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Does heat or time change the starch content of food?

Chapter 8 in the Chemistry Level I text discusses energy molecules, including starches. The corresponding Laboratory Manual experiment uses iodine to test for color changes that vary by the food being tested and the “control” starch sample. But does time or heat change the presence of starch within certain foods?

The variations suggested below will allow your students to observe if the process of cooking or over-ripening has an effect on starch content.

I. Think and discuss.
Students should create new “objectives” and “hypotheses” for the materials to be tested after reading the variations suggested below.

II. Observe it.

A. Set up the experiment “control” as you did for the original Lab Manual experiment.
B. Now, drop the iodine some fruit that has become overly ripe. Do you get the same result if you drop iodine on fruit that is not yet ripe?
C. What happens if you drop iodine on baked potatoes or boiled potatoes or cooked carrots?

III. What happened?
Have your students add any of these varied foods that they test to their Results list in their Lab Manual and record the color changes (if any).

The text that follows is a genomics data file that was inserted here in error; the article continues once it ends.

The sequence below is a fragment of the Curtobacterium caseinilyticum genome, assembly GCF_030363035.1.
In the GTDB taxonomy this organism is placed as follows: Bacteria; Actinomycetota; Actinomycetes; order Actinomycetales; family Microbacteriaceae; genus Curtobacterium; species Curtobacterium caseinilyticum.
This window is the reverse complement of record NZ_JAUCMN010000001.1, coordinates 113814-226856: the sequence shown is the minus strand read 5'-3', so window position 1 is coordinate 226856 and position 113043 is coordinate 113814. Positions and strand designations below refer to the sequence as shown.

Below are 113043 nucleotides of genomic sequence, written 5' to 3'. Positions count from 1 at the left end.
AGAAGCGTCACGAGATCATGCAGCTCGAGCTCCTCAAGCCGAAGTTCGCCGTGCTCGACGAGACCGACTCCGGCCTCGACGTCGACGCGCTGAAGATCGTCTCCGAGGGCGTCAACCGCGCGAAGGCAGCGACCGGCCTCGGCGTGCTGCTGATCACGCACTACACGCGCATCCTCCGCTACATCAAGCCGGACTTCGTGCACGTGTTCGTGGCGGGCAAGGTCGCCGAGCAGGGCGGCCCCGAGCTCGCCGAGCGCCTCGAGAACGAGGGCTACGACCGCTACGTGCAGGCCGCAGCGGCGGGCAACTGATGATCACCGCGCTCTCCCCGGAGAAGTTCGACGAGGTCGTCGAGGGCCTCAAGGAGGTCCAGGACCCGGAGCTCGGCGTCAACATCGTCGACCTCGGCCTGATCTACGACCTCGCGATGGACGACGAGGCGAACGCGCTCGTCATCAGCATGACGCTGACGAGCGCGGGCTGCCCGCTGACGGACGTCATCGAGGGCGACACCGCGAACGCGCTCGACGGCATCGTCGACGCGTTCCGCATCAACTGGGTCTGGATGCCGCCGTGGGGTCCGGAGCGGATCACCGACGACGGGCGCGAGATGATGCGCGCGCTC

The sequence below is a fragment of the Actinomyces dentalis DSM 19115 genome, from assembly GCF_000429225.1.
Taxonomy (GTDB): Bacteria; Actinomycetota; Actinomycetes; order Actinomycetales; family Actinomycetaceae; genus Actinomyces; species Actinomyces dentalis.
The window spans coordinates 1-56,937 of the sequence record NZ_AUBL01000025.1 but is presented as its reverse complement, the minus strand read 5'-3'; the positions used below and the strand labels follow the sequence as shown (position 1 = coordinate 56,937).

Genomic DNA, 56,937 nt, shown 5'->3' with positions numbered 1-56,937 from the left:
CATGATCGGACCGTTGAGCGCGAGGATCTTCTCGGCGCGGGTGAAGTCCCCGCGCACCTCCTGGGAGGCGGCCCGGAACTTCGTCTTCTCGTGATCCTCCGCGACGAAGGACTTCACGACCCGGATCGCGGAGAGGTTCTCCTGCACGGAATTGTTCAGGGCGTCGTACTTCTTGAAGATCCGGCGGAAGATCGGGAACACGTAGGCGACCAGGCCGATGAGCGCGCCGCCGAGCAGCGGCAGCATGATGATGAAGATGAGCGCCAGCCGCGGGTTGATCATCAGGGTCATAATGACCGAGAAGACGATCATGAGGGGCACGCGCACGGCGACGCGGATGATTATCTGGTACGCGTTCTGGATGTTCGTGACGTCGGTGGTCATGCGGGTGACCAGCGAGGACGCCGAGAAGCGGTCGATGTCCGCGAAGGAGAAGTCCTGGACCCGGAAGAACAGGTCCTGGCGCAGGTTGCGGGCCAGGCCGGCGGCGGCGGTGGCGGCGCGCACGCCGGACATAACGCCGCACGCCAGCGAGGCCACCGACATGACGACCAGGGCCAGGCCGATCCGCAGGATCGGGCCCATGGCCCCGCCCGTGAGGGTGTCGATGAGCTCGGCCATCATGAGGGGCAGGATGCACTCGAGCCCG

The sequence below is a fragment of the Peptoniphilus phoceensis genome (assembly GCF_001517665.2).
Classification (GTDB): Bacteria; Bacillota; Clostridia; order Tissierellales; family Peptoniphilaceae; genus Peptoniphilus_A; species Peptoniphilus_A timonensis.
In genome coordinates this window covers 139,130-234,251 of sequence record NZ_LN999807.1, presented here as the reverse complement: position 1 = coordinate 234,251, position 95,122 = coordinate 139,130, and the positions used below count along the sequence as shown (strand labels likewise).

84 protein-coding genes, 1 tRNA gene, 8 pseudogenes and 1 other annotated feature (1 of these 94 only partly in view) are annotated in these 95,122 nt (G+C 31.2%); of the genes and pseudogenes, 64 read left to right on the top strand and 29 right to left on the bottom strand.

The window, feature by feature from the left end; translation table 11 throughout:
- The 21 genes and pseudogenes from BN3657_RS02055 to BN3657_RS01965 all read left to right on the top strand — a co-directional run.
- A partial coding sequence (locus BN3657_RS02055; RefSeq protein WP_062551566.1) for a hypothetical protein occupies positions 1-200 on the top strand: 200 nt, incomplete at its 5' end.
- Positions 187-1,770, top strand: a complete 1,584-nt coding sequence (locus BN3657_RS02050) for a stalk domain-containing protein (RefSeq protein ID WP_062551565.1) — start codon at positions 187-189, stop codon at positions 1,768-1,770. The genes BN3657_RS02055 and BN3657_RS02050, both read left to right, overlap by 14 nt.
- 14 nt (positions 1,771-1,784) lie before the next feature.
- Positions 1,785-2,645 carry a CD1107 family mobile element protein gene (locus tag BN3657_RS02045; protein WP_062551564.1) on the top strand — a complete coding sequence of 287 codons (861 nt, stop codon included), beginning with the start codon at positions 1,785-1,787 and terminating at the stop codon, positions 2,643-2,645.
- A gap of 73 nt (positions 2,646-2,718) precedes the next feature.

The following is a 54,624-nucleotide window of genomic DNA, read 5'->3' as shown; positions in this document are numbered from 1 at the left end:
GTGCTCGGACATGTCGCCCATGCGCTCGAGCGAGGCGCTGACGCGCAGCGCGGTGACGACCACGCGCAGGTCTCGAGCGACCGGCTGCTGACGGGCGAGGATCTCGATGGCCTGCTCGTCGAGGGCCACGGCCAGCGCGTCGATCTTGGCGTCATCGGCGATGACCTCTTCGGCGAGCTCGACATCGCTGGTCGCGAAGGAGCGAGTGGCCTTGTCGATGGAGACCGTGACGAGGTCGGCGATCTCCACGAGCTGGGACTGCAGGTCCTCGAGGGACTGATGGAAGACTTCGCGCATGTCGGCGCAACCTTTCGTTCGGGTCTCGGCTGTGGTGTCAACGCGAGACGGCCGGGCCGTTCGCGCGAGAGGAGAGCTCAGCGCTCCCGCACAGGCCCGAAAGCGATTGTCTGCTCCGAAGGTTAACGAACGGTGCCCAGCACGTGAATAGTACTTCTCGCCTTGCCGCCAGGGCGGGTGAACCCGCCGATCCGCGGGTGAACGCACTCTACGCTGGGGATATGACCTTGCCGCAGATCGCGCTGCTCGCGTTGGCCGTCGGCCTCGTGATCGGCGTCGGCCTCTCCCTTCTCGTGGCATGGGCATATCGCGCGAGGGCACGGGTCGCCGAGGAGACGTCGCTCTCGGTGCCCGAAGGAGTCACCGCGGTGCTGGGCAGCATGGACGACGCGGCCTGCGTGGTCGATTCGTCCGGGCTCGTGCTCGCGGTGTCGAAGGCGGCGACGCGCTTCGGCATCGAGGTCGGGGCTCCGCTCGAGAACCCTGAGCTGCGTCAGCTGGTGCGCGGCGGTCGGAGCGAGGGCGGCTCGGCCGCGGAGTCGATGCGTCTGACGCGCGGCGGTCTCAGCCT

IV. What next?
Are there conclusions the students can draw from their experiments? Make sure to be factual and specific so they are valid conclusions.

Can they apply what they are learning about separating color mixtures to how colors can be combined in art? Help them see how chromatography in science is interrelated to pigments made for use in art and how they can make even more color mixtures when they paint or color.

What did you find to be the most interesting observations made by your student? Did any of the questions or conclusions surprise you? Do you feel he or she is making a connection with how science affects every part of our modern life? Feel free to send us a response with the most interesting entries in their Lab book or your comments about what impact these experiments have.